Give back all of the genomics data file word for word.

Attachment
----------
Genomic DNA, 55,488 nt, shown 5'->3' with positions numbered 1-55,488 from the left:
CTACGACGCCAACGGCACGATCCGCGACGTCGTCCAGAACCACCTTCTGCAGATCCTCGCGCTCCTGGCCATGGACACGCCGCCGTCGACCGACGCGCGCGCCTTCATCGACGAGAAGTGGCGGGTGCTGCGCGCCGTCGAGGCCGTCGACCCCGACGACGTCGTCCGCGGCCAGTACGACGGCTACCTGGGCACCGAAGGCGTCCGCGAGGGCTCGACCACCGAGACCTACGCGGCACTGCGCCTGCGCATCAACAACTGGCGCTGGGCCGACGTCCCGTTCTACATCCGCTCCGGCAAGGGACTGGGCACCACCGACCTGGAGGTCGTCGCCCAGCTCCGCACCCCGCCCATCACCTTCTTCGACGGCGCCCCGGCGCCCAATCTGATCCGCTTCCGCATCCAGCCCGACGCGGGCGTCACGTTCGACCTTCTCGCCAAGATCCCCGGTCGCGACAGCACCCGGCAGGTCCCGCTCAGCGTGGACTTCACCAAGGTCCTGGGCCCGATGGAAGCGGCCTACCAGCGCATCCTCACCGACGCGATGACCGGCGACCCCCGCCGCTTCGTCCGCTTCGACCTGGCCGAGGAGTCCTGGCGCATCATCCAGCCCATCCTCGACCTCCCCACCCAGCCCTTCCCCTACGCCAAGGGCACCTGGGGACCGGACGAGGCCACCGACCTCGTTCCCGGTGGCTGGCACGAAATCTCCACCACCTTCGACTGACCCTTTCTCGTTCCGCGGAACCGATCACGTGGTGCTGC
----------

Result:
Genomic DNA, 55,488 nt, shown 5'->3' with positions numbered 1-55,488 from the left:
CTACGACGCCAACGGCACGATCCGCGACGTCGTCCAGAACCACCTTCTGCAGATCCTCGCGCTCCTGGCCATGGACACGCCGCCGTCGACCGACGCGCGCGCCTTCATCGACGAGAAGTGGCGGGTGCTGCGCGCCGTCGAGGCCGTCGACCCCGACGACGTCGTCCGCGGCCAGTACGACGGCTACCTGGGCACCGAAGGCGTCCGCGAGGGCTCGACCACCGAGACCTACGCGGCACTGCGCCTGCGCATCAACAACTGGCGCTGGGCCGACGTCCCGTTCTACATCCGCTCCGGCAAGGGACTGGGCACCACCGACCTGGAGGTCGTCGCCCAGCTCCGCACCCCGCCCATCACCTTCTTCGACGGCGCCCCGGCGCCCAATCTGATCCGCTTCCGCATCCAGCCCGACGCGGGCGTCACGTTCGACCTTCTCGCCAAGATCCCCGGTCGCGACAGCACCCGGCAGGTCCCGCTCAGCGTGGACTTCACCAAGGTCCTGGGCCCGATGGAAGCGGCCTACCAGCGCATCCTCACCGACGCGATGACCGGCGACCCCCGCCGCTTCGTCCGCTTCGACCTGGCCGAGGAGTCCTGGCGCATCATCCAGCCCATCCTCGACCTCCCCACCCAGCCCTTCCCCTACGCCAAGGGCACCTGGGGACCGGACGAGGCCACCGACCTCGTTCCCGGTGGCTGGCACGAAATCTCCACCACCTTCGACTGACCCTTTCTCGTTCCGCGGAACCGATCACGTGGTGCTGC